On May 26, 1992, career diplomat Kenton Wesley Keith was nominated by President George H.W. Bush to serve as U.S. ambassador to Qatar. After U.S. Senate confirmation, Keith arrived in Ad-Dawhah (Doha), the capital of Qatar and presented his credentials on September 2, 1992. He served until July 17, 1995 and in doing so, became the first African American ambassador on the Arabian Peninsula.
Kenton Wesley Keith was born on November 12, 1939 in Kansas City, Missouri, to Jimmy and Gertrude Keith, a jazz musician and singer/civil servant, respectively. He attended racially segregated Lincoln High School in Kansas City. His interest in international politics began with his watching the televised Army-McCarthy hearings in 1954.
Attending the University of Kansas (KU) intensified that interest as he came in contact for the first time with numerous international students. Keith was inspired to get a B.A. degree in International Relations and French in 1961. He also successfully completed KU’s Naval Reserve Officer Training Corps program and upon graduation became a Lieutenant (junior grade) in the U.S. Navy.
Keith served in the Navy from 1961 to 1965 and was briefly stationed as an advisor in South Vietnam. In 1965 he resigned his Navy commission and joined the United States Information Agency (USIA). His first assignment (1965-1966) was Beirut, Lebanon where he learned Arabic. He was subsequently stationed in Iraq, 1966-1967, and Saudi Arabia, 1967-1968. By this point Keith was considered a specialist in the Middle East and was assigned as the USIA Public Affairs/Cultural Affairs Officer in Turkey, Morocco, and Syria between 1968 and 1977.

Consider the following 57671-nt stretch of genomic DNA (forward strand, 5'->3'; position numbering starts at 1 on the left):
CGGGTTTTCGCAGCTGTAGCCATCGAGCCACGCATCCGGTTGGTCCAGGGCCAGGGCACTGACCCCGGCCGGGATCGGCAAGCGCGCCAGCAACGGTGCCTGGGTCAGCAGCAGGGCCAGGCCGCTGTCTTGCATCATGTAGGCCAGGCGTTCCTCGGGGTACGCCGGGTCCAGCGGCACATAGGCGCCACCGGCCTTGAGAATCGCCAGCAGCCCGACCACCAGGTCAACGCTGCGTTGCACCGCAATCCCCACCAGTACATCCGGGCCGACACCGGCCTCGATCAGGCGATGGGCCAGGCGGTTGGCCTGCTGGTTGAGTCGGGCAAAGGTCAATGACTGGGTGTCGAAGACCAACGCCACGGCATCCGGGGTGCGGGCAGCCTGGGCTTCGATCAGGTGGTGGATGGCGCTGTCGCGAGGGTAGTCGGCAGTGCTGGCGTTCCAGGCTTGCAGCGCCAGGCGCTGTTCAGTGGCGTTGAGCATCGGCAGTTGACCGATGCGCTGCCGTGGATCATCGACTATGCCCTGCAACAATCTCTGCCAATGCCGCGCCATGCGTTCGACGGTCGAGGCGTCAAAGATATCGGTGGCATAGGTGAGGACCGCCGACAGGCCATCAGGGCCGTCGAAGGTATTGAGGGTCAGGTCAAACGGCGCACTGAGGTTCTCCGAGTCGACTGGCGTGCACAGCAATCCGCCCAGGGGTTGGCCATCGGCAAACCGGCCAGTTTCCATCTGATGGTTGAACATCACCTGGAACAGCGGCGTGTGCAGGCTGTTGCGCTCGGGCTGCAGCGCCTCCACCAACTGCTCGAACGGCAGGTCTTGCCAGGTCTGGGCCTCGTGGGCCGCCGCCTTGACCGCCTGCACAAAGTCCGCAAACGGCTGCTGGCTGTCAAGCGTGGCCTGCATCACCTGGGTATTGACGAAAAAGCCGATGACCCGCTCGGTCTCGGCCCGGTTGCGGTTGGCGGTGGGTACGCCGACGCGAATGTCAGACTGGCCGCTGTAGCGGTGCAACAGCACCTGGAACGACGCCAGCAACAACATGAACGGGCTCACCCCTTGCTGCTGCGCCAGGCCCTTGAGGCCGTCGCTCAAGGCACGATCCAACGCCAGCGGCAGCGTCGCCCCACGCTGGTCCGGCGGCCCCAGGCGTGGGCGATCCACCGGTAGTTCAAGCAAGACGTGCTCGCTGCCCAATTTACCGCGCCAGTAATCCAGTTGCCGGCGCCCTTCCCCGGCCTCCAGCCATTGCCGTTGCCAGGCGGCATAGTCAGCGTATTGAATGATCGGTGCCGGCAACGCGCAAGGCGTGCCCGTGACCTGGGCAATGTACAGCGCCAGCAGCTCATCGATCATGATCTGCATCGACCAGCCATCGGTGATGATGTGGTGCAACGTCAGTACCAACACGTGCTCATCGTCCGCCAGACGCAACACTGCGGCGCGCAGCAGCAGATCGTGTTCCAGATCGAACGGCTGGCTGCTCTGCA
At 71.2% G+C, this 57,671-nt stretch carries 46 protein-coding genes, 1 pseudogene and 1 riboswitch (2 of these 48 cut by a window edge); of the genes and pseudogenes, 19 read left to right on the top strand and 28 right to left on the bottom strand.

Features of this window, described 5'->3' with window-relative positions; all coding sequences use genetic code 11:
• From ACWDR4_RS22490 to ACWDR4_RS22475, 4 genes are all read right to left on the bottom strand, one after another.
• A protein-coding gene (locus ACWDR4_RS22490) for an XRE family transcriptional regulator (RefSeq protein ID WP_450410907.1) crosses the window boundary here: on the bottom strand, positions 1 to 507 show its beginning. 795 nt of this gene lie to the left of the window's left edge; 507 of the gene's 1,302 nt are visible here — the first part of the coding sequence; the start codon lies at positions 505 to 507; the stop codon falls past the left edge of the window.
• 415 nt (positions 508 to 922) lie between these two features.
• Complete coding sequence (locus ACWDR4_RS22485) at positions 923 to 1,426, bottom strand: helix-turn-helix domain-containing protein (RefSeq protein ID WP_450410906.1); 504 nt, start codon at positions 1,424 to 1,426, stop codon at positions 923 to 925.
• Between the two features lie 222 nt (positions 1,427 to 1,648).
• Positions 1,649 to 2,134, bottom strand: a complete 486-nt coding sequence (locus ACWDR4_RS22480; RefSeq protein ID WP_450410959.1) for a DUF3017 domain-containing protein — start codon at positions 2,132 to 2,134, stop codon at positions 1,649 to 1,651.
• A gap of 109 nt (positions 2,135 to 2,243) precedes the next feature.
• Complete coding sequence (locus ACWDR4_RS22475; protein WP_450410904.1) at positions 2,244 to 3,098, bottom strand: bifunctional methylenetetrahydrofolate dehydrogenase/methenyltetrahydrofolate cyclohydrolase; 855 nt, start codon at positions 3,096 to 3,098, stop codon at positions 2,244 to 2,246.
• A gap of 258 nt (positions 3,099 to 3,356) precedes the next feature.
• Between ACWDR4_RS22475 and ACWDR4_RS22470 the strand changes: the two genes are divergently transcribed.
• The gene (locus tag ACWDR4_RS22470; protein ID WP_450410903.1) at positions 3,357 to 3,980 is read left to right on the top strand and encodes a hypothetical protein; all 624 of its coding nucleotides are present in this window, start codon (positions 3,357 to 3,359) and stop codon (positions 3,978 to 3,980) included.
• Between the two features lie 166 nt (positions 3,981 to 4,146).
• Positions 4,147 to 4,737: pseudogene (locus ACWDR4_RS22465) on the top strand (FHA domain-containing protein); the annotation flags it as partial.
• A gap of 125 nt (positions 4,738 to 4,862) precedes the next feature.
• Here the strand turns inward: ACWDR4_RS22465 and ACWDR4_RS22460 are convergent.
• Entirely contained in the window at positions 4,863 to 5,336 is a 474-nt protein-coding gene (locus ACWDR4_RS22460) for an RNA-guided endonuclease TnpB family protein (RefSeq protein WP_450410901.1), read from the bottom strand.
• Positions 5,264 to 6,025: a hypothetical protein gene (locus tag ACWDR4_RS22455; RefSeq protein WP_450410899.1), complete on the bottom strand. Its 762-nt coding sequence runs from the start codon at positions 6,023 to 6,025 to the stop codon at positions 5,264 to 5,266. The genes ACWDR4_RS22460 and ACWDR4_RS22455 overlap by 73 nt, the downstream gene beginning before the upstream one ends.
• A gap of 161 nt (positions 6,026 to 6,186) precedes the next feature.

Returning to the United States in 1977, the year USIA transferred most of its cultural affairs responsibilities to the U.S. State Department, Keith transferred to the State Department. From 1977 to 1980 and again from 1983 to 1985 he reported directly to the Deputy Director for Middle East Affairs. Between 1983 and 1985 he was again overseas serving as Deputy Public Affairs Officer at the U.S. Embassy in Brasilia, Brazil.
In 1985, Keith became a Senior Foreign Affairs Officer and began a three-year appointment as Senior Cultural Affairs Officer at the U.S. Embassy in Paris, France. Inspired by African American writers and intellectuals such as Richard Wright and James Baldwin who lived and wrote for extended periods in Paris, Keith led cultural and educational exchanges that emphasized the lives and ideas of these men and women while they were in France. His work earned him the Chevalier in the French Order of Arts and Letters from the French government.
In 1988, Keith returned to the Middle East when he was assigned to the U.S. Embassy in Cairo, Egypt. His assignment there coincided with the first Iraqi War, 1990-1991, which was prompted by Iraq’s invasion of neighboring Kuwait. During this tour Keith participated in briefings by U.S. Secretary of State Jim Baker during his 14 visits to the Middle East. This led to Keith participating in the Madrid Spain Peace Conference in 1991 which was designed to restart Israeli–Palestinian negotiations.
As ambassador to Qatar, Keith successfully avoided a war with neighboring Saudi Arabia following a border dispute in which Qataris died. He accomplished this by befriending Qatar Crown Prince Hamad bin Khalifa Al-Thani and persuading him to enter into peace negotiations with King Fahd bin Abdulaziz Al Saud of Saudi Arabia. He also helped negotiate oil and gas deals between U.S. companies and the Qatar government.
After Qatar, Ambassador Keith returned to serve two years as USIA Director in Washington, D.C. In 1997, he retired with the rank of Career Minister-Counselor. In retirement, Ambassador Keith lectures extensively on international diplomacy and Middle East Affairs. In 2001, he temporarily re-entered the USIA as Special Envoy to Islamabad to establish a Coalition Information Center in Pakistan.
Ambassador Keith and his wife Mireille G. Luc-Keith, have two children, Vincent, and Pamela Keith who is a candidate for the Democratic nomination for the U.S. Senate seat from Florida.